Some 900 senior religious leaders, 100 representatives of governments, intergovernmental organizations and civil society groups, and youth and women of faith from over 125 countries came together, August 20 to 23, to discuss the theme “Caring for our Common Future—Advancing Shared Well-Being.”
This was the 10th World Assembly of “Religions for Peace”, the world’s most representative, multi-religious gathering of religious communities, which concluded on Friday in the German town of Lindau, with participants committing themselves to common action for the common good of humanity.
Every 5–7 years, “Religions for Peace” convenes a World Assembly for the purpose of forging a deep moral consensus on contemporary challenges and advancing multi-religious action across and beyond its network.
Issues of our common future
The assembly concluded on Friday with a declaration in which participants, on behalf of their communities and groups, committed themselves to advance shared well-being by preventing and transforming violent conflicts, promoting just and harmonious societies, nurturing sustainable and integral human development, and protecting the earth.
In concrete terms, they vow to: promote the positive roles of women in preventing and transforming conflicts, and on the issue of violence against them; and work for the well-being of refugees and migrants.
They resolve to raise public awareness about deforestation, take action against climate change and advocate policies that protect the earth. In this regard, “Religions for Peace” urge religious communities to invest their resources in tune with achieving the Sustainable Development Goals (SDGs) and support the International Campaign to Abolish Nuclear Weapons.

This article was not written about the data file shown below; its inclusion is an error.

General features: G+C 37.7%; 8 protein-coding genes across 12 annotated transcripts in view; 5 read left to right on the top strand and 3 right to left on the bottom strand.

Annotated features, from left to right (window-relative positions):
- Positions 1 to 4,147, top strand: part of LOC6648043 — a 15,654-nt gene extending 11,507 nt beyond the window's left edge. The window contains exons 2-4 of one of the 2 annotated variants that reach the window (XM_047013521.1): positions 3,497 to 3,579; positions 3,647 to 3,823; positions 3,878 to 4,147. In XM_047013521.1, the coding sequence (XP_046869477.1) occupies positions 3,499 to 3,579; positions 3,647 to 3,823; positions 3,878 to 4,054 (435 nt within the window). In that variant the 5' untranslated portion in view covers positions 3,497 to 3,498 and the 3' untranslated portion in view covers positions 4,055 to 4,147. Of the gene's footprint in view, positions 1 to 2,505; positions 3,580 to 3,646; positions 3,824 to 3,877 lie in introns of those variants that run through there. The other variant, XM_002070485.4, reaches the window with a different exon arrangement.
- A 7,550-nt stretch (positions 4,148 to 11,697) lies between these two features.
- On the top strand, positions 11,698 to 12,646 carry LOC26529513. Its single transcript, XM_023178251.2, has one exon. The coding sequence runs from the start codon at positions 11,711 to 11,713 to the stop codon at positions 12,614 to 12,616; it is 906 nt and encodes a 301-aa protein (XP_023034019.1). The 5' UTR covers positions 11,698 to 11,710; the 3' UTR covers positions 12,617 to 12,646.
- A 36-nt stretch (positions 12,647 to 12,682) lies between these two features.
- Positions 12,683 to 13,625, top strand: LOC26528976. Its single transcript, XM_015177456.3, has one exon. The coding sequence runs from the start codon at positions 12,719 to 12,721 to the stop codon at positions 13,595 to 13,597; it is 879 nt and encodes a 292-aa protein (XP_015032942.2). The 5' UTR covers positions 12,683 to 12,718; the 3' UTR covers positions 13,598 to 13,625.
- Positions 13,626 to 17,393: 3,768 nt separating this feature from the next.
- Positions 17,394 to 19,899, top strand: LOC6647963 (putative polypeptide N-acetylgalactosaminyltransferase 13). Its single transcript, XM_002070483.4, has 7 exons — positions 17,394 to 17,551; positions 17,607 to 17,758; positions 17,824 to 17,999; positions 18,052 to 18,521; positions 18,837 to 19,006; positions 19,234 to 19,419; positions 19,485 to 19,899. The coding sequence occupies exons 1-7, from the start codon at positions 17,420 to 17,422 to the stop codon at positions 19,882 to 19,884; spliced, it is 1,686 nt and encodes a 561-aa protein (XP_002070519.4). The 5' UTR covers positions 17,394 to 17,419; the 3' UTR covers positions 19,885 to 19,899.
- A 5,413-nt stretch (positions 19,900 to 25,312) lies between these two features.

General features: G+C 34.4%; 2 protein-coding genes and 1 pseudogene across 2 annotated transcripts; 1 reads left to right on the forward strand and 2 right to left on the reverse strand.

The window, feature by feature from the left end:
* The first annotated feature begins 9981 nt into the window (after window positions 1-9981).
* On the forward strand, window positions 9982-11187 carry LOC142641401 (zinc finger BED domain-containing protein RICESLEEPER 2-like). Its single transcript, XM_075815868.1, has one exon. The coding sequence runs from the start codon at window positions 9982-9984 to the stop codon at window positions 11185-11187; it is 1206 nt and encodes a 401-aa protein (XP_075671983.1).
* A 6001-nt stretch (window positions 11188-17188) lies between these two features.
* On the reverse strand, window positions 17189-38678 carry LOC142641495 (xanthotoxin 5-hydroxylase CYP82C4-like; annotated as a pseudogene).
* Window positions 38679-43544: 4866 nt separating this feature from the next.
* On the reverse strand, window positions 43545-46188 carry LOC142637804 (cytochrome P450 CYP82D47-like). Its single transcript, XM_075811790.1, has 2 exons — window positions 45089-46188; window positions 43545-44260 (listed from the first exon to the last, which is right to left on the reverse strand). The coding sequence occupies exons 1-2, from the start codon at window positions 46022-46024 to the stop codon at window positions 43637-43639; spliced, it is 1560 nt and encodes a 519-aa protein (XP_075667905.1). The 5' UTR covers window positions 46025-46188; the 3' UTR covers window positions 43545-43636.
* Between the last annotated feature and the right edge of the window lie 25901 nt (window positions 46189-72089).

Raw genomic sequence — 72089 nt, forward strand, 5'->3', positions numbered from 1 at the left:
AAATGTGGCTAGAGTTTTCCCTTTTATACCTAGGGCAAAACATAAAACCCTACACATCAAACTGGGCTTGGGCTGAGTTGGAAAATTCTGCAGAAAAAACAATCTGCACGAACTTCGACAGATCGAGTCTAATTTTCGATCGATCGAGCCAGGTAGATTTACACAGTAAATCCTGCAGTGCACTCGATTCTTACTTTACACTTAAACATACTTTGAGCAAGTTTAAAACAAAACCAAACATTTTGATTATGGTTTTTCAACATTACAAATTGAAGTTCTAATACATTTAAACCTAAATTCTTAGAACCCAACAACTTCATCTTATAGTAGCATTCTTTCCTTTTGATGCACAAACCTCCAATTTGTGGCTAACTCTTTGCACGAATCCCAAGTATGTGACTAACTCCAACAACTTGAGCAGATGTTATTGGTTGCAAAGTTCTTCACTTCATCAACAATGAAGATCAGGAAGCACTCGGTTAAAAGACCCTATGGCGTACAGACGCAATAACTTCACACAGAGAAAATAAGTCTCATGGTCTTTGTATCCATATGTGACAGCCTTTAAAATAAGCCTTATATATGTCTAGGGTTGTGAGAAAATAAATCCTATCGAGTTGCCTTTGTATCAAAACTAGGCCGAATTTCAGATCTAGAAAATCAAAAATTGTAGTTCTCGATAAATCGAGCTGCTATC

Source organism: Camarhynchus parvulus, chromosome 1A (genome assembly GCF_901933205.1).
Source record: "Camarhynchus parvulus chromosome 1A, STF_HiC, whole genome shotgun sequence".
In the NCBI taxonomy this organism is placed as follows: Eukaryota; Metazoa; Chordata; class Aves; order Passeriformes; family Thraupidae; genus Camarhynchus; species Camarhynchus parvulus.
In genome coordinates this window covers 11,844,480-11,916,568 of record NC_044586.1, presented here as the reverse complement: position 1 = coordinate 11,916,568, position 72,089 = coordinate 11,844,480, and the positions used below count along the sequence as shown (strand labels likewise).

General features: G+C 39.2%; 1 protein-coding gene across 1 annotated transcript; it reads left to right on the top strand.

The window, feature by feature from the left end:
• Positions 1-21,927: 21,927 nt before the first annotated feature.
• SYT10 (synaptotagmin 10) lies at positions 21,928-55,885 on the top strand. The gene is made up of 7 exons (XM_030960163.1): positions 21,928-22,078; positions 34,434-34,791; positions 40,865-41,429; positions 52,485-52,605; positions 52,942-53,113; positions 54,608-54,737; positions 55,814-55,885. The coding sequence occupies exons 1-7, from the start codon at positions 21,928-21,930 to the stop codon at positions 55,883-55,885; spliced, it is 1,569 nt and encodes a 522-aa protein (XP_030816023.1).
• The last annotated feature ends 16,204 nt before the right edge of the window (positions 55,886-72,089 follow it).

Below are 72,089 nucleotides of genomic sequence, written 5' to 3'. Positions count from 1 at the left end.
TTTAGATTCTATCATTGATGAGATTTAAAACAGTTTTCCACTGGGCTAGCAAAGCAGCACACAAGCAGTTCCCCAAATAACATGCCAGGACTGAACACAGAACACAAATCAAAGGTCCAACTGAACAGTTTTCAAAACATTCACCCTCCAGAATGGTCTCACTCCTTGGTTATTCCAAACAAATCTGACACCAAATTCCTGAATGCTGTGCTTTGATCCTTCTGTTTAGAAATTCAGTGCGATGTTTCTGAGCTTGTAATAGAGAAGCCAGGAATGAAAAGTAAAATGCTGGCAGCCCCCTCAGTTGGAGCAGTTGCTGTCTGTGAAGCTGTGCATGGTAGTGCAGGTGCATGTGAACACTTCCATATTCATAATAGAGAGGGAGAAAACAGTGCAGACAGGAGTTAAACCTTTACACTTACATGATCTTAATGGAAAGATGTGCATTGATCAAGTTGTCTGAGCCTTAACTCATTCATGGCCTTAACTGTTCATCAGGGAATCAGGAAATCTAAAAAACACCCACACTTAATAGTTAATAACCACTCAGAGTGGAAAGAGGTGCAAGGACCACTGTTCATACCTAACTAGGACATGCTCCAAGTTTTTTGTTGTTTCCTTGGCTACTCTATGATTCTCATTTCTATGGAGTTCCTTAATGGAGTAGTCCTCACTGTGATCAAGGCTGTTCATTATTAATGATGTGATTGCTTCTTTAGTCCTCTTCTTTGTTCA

Among other actions, the participants pledge to foster public acts of forgiveness and reconciliation and to produce positive peace materials and workshops for multi-religious contexts. They express concern for war, poverty, refugees, migrants and people on the move, the arms race and global warming, saying they weigh heavily on the human family. In their work for human rights, members also resolved to cultivate solidarity by fostering virtues such as mercy, compassion and love that are common to all religions and faiths.
Regarding themselves as an “alliance of care, of compassion, of love”, members of “Religions for Peace” express gratitude for 49 years of their “determined focus on building peace and on speaking for those most in need”. The 10th Assembly of “Religions for Peace” had participants from the various conflict zones of the world, underscoring the group’s commitment to preventing conflicts and advancing peace in the world.
A woman at the helm
A quarter of all participants at the 10th World Assembly of “Religions for Peace” were female, more than at previous assemblies. However many lamented the lack of gender equality, stressing the importance of women in peace-building.
For the first time in the history of the association, a woman is now at the helm. Dr Azza Karam was unanimously elected the Secretary-General of “Religions for Peace” on August 21. The Egyptian-born Dutch professor of Religion and Development at the Vrije Universiteit in Amsterdam succeeds William F. Vendley of the United States, who has served for 27 years in the post. Karam has served in various positions at the United Nations since the 1990s.